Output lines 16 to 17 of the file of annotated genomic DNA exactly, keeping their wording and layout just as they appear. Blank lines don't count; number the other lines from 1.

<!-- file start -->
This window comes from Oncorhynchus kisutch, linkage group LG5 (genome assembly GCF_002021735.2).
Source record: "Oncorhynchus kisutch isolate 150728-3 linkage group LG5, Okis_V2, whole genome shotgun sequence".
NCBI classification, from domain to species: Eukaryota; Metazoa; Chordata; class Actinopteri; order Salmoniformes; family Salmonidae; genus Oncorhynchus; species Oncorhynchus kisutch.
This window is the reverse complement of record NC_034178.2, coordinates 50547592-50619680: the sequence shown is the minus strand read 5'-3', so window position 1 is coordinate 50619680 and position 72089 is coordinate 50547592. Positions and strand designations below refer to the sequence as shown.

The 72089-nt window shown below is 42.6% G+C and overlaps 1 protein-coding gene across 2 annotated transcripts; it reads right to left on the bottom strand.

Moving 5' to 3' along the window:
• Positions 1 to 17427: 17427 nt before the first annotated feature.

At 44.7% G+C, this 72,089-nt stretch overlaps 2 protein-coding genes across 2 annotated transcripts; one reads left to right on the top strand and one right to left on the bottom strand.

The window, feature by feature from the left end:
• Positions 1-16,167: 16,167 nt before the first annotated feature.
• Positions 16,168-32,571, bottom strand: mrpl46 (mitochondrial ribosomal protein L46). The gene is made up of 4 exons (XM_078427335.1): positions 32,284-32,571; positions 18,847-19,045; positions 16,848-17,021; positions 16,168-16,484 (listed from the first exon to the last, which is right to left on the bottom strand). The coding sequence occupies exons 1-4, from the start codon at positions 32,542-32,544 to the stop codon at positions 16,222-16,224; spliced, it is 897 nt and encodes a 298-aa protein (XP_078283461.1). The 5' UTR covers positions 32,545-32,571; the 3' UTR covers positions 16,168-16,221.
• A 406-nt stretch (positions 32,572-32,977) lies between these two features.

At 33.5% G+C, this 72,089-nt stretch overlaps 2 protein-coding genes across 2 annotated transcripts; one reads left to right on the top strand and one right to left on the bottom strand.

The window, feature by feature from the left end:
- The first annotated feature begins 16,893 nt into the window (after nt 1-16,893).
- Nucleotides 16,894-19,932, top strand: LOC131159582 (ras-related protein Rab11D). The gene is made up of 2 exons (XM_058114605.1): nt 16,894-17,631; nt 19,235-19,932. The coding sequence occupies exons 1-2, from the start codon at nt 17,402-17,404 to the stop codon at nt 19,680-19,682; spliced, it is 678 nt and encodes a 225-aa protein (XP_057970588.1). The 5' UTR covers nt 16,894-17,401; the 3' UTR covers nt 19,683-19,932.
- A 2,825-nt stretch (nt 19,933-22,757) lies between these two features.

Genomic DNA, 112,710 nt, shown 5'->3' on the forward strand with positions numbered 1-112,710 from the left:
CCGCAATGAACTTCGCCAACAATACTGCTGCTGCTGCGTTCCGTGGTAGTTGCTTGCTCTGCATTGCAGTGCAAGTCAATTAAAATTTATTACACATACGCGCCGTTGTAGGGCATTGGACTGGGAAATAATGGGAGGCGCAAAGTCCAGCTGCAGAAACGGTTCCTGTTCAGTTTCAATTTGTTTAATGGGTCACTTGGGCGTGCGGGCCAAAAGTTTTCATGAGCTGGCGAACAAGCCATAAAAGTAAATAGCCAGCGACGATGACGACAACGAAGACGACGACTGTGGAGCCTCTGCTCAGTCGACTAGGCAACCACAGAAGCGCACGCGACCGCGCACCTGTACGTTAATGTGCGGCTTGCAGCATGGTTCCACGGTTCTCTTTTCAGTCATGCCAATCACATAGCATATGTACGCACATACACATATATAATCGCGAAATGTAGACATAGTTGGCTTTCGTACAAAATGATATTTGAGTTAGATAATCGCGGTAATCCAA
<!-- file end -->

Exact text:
- Nucleotides 16,894-19,932, top strand: LOC131159582 (ras-related protein Rab11D). The gene is made up of 2 exons (XM_058114605.1): nt 16,894-17,631; nt 19,235-19,932. The coding sequence occupies exons 1-2, from the start codon at nt 17,402-17,404 to the stop codon at nt 19,680-19,682; spliced, it is 678 nt and encodes a 225-aa protein (XP_057970588.1). The 5' UTR covers nt 16,894-17,401; the 3' UTR covers nt 19,683-19,932.
- A 2,825-nt stretch (nt 19,933-22,757) lies between these two features.